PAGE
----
This week we announced a groundbreaking update to Mako Core™, our popular software development kit (SDK) for developers specializing in print document processing and manipulation.
Mako now includes a game-changing intelligent Document Object Model (iDOM) that provides unparalleled access to every aspect of a document’s composition, including fonts, images, vector art, layers and metadata. Unlike other SDKs that offer generic support for various Page Description Languages such as PDF, PS, OXPS, and PCL across print and digital document domains, Mako is sharply focused on print.
MPI Tech will enable Global Graphics Software’s Harlequin Direct™ and Fundamentals™ products to support AFP and IPDS jobs. AFP (Advanced Function Presentation) is the most widely used format for high-speed transactional printing in many industries including finance, insurance, manufacturing, health care and education. IPDS (Intelligent Printer Data Stream) is the print description language (PDL) to print AFP documents online.
MPI Tech offers a range of solutions to process AFPDS and native AFP/IPDS at speeds over 6,000 ipm or convert them into the most popular PDL (PCL, PDF, PDF/A, PS etc) on almost every platform (Windows, AIX, Linux, Solaris, UNIX).
Justin Bailey, managing director of Global Graphics Software commented: “We’re pleased to welcome MPI Tech to our partner network. With a proven technology and know-how for processing AFP or IPDS print jobs, Global Graphics Software turns to MPI Tech as its ‘go-to partner’ when our customers require solutions for these transactional print data-streams.”
MPI Tech has been a licensee of Global Graphics technology for many years, using it for converting to, and processing, PostScript, PDF, and other PDLs.
Ever wondered what a raster image processor or RIP does? And what does RIPping a file mean? Read on to learn more about the phases of a RIP, the engine at the heart of your Digital Front End (DFE).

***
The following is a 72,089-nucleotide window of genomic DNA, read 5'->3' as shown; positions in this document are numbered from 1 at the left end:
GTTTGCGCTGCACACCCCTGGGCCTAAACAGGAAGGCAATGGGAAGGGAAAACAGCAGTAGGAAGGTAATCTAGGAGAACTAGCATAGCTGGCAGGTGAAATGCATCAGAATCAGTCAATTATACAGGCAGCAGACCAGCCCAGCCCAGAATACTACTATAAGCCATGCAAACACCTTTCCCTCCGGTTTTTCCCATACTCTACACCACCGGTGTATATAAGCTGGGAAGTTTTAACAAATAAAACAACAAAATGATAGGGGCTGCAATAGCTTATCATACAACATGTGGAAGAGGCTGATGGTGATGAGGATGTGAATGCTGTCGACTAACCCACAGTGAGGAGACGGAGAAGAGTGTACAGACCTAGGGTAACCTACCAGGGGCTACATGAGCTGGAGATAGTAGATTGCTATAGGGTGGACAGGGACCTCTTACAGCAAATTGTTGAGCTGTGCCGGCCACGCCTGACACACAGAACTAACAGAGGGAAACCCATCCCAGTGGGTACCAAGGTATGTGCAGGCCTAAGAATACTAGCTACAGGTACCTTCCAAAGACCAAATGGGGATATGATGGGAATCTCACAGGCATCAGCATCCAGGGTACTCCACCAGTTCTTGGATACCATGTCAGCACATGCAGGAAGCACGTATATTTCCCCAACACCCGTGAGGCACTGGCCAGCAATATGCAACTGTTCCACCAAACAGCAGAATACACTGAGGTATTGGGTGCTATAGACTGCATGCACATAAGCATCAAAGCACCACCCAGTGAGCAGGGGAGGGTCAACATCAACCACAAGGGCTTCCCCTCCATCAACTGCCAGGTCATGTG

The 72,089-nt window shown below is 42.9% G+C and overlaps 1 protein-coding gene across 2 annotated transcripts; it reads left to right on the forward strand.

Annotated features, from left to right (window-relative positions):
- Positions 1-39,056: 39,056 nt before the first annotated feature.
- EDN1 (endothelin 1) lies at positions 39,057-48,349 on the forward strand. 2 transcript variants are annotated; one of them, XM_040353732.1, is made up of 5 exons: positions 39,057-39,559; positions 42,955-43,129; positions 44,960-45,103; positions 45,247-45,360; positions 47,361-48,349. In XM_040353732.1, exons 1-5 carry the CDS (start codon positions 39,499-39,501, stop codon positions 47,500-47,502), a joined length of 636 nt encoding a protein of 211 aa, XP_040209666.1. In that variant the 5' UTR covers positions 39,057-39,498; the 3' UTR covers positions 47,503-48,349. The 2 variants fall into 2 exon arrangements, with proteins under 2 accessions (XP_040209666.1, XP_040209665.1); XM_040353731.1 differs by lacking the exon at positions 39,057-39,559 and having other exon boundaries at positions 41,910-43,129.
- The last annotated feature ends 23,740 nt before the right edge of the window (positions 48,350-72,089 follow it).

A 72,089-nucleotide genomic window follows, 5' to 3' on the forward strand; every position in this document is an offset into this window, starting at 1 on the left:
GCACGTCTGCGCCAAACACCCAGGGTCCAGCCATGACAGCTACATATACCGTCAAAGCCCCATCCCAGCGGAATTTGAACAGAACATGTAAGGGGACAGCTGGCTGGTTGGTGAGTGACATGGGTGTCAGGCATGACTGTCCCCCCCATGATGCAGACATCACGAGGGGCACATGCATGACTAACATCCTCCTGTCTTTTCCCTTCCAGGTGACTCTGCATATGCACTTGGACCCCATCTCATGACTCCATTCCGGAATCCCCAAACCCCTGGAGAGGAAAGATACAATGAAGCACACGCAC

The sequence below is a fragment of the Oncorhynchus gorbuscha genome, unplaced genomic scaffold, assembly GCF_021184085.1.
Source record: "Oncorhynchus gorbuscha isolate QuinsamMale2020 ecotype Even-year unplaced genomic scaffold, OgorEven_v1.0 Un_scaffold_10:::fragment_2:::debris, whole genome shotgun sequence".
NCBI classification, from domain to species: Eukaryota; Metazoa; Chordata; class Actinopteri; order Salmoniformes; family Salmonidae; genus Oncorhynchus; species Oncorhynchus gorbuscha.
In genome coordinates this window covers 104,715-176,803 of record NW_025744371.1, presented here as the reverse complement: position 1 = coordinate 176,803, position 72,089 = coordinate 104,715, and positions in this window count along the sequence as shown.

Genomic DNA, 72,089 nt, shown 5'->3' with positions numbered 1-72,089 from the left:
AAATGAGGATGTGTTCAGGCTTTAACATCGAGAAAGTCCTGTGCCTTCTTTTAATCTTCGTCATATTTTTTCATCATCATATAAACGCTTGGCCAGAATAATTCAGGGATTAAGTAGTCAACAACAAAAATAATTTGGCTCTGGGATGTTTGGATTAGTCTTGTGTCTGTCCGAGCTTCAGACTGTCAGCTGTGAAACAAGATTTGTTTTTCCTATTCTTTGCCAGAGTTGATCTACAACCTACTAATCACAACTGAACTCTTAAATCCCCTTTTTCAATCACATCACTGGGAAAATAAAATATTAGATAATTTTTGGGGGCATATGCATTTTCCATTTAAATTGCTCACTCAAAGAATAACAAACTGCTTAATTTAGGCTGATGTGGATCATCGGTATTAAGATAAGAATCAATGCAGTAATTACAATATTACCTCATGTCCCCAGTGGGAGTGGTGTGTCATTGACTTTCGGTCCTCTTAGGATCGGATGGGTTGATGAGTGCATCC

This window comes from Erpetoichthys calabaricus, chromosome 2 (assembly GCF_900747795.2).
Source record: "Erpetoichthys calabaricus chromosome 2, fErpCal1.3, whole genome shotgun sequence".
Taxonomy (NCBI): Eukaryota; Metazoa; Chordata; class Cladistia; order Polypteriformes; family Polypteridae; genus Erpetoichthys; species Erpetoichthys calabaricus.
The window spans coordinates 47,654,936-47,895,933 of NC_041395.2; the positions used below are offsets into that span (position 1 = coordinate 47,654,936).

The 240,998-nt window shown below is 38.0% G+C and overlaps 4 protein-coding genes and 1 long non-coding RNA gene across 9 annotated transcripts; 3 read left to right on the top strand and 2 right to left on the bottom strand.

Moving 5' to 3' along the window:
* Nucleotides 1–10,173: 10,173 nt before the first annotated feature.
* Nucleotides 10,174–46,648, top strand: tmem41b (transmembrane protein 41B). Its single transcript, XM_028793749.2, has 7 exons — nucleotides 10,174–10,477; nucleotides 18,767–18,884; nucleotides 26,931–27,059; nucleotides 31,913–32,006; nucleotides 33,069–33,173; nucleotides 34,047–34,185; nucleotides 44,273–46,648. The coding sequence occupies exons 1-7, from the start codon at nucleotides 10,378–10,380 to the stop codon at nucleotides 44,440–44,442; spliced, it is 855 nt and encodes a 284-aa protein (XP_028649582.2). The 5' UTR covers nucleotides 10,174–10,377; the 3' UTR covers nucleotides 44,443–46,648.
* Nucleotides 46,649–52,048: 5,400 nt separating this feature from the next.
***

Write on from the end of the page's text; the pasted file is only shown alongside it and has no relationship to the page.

The RIP converts text and image data from many file formats including PDF, TIFF™ or JPEG into a format that a printing device such as an inkjet printhead, toner marking engine or laser platesetter can understand. The process of RIPping a job requires several steps to be performed in order, regardless of the page description language (such as PDF) that it’s submitted in. Even image file formats such as TIFF, JPEG or PNG usually need to be RIPped, to convert them into the correct color space, at the right resolution and with the right halftone screening for the press.
Interpreting: The file to be RIPped is read and decoded into an internal database of graphical elements that must be placed on the output. Each may be an image, a character of text (including font, size, color etc), a fill or stroke etc. This database is referred to as a display list.
Compositing: The display list is pre-processed to apply any live transparency that may be in the job. This phase is only required for any graphics in formats that support live transparency, such as PDF; it’s not required for PostScript language jobs or for TIFF and JPEG images because those cannot include live transparency.
Rendering: The display list is processed to convert every graphical element into the appropriate pattern of pixels to form the output raster. The term ‘rendering’ is sometimes used specifically for this part of the overall processing, and sometimes to describe the whole of the RIPing process.
Output: The raster produced by the rendering process is sent to the marking engine in the output device, whether it’s exposing a plate, a drum for marking with toner, an inkjet head or any other technology.
Sometimes this step is completely decoupled from the RIP, perhaps because plate images are stored as TIFF files and then sent to a CTP platesetter later, or because a near-line or off-line RIP is used for a digital press. In other environments the output stage is tightly coupled with rendering, and the output raster is kept in memory instead of writing it to disk to increase speed.
RIPping often includes a number of additional processes; in the Harlequin RIP® for example:
In-RIP imposition is performed during interpretation
Color management (Harlequin ColorPro®) and calibration are applied during interpretation or compositing, depending on configuration and job content
Screening can be applied during rendering. Alternatively it can be done after the Harlequin RIP has delivered unscreened raster data; this is valuable if screening is being applied using Global Graphics’ ScreenPro™ and PrintFlat™ technologies, for example.
A DFE for a high-speed press will typically be using multiple RIPs running in parallel to ensure that they can deliver data fast enough. File formats that can hold multiple pages in a single file, such as PDF, are split so that some pages go to each RIP, load-balancing to ensure that all RIPs are kept busy. For very large presses huge single pages or images may also be split into multiple tiles and those tiles sent to different RIPs to maximize throughput.
To find out more about the Harlequin RIP, download the latest brochure here.